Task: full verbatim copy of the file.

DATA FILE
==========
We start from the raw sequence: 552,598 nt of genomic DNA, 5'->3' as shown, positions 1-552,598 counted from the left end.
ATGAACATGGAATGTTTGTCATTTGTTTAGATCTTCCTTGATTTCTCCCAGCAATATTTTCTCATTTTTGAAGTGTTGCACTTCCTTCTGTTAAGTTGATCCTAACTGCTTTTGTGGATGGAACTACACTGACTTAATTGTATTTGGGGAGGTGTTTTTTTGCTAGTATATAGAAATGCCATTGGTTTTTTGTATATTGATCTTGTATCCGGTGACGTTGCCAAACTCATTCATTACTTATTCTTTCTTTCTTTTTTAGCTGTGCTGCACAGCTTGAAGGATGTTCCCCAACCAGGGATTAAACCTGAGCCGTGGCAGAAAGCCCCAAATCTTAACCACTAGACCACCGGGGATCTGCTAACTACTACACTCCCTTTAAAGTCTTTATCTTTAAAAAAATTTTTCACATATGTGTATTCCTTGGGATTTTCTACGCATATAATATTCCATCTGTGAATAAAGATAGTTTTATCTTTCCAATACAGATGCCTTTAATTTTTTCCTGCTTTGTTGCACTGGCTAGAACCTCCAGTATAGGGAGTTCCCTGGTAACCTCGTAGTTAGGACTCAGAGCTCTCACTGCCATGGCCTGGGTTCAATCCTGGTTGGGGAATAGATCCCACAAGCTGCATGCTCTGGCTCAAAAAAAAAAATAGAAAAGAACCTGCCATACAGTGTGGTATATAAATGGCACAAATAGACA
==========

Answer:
We start from the raw sequence: 552,598 nt of genomic DNA, 5'->3' as shown, positions 1-552,598 counted from the left end.
ATGAACATGGAATGTTTGTCATTTGTTTAGATCTTCCTTGATTTCTCCCAGCAATATTTTCTCATTTTTGAAGTGTTGCACTTCCTTCTGTTAAGTTGATCCTAACTGCTTTTGTGGATGGAACTACACTGACTTAATTGTATTTGGGGAGGTGTTTTTTTGCTAGTATATAGAAATGCCATTGGTTTTTTGTATATTGATCTTGTATCCGGTGACGTTGCCAAACTCATTCATTACTTATTCTTTCTTTCTTTTTTAGCTGTGCTGCACAGCTTGAAGGATGTTCCCCAACCAGGGATTAAACCTGAGCCGTGGCAGAAAGCCCCAAATCTTAACCACTAGACCACCGGGGATCTGCTAACTACTACACTCCCTTTAAAGTCTTTATCTTTAAAAAAATTTTTCACATATGTGTATTCCTTGGGATTTTCTACGCATATAATATTCCATCTGTGAATAAAGATAGTTTTATCTTTCCAATACAGATGCCTTTAATTTTTTCCTGCTTTGTTGCACTGGCTAGAACCTCCAGTATAGGGAGTTCCCTGGTAACCTCGTAGTTAGGACTCAGAGCTCTCACTGCCATGGCCTGGGTTCAATCCTGGTTGGGGAATAGATCCCACAAGCTGCATGCTCTGGCTCAAAAAAAAAAATAGAAAAGAACCTGCCATACAGTGTGGTATATAAATGGCACAAATAGACA